Lady Aleena

        How do you open sitemap.pl in your browser?

        You may find it of interest to run this

        my $user = `whoami`; chomp $user; my $groups = `groups $user`; chomp $groups; print "<br>I am running as $user in groups $groups\n";
        I suspect that the user you get back is not what you expected. I also suspect it is the last 6 in 666 that is fixing your problem. You are setting up a file that anyone can write into. Knowing what groups you are in and the perl process is running you may be able to determine what groups you may have in common. Setting that file (or directory) to be a member of that common group may mean you dont need to let anyone write to that file, but limit it to only userids in that common group.

Re: Opening files to write in browser returns Permission denied
by hippo (Abbot) on May 02, 2017 at 22:35 UTC
    I've looked at open and nothing popped up at me say this is where permissions are granted.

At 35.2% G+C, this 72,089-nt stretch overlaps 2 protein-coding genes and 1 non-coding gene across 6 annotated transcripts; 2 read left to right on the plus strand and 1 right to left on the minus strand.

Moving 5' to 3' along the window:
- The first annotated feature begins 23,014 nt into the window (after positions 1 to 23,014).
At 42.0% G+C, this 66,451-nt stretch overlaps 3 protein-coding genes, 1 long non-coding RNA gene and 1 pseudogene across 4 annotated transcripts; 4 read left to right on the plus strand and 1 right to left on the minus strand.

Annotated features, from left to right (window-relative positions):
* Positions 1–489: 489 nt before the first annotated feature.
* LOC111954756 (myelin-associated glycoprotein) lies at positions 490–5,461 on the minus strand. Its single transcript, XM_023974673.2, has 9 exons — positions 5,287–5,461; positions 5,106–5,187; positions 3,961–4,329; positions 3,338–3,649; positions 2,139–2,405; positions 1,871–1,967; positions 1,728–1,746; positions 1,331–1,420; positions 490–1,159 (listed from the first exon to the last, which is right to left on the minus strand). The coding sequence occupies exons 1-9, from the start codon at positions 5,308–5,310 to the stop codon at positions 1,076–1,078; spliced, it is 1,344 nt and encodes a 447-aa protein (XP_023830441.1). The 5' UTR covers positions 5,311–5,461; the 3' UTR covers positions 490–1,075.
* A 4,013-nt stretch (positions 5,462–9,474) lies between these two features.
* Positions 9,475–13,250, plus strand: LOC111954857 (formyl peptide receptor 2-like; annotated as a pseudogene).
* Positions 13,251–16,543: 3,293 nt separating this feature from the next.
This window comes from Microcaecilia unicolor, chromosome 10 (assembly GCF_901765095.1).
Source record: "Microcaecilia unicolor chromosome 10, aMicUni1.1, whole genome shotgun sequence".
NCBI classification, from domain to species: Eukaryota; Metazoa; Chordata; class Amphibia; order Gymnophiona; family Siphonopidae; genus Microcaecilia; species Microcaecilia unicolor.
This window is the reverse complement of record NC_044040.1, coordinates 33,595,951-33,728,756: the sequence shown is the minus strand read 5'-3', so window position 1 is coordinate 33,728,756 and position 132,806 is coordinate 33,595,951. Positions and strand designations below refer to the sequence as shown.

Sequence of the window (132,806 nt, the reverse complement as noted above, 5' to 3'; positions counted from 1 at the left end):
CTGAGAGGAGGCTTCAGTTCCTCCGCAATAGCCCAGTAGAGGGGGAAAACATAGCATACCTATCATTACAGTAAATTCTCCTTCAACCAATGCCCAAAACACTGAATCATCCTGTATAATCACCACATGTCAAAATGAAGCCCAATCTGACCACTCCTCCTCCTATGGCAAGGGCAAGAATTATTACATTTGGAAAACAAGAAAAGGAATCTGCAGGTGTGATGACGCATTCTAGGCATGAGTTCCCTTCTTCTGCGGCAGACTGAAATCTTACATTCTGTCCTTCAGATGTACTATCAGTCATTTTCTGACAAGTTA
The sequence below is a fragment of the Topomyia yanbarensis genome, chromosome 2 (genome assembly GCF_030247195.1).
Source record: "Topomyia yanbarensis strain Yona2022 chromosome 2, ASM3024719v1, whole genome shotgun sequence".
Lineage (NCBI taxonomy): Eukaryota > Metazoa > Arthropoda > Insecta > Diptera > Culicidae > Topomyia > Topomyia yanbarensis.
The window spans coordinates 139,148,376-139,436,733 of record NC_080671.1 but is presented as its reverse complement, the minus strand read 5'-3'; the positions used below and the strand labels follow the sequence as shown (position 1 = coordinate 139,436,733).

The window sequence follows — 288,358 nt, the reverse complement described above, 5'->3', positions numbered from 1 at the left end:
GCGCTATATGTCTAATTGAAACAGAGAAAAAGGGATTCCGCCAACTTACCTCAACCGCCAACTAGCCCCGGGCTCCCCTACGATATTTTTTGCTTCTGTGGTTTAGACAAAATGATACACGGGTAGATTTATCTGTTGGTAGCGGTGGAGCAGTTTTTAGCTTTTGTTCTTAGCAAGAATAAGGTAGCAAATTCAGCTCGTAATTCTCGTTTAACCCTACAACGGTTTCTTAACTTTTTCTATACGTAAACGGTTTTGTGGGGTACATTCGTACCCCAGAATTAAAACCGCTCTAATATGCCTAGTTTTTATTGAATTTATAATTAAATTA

Filesystem permissions are governed by the operating system. As you don't say which O/S you are using it's a bit tricky to give specific advice. If using a Linux-like system see the TLDP entry.

    Try changing the path to be your scratch area - it is likely that the webserver process user has permissions to write there.

Re: Opening files to write in browser returns Permission denied
by stevieb (Abbot) on May 02, 2017 at 23:01 UTC
    "Please tell newbies to die to always include the $! at the end. If I had $! at the end of my die message, it would have cut at least 15 minutes of me traversing directories thinking the file did not exist."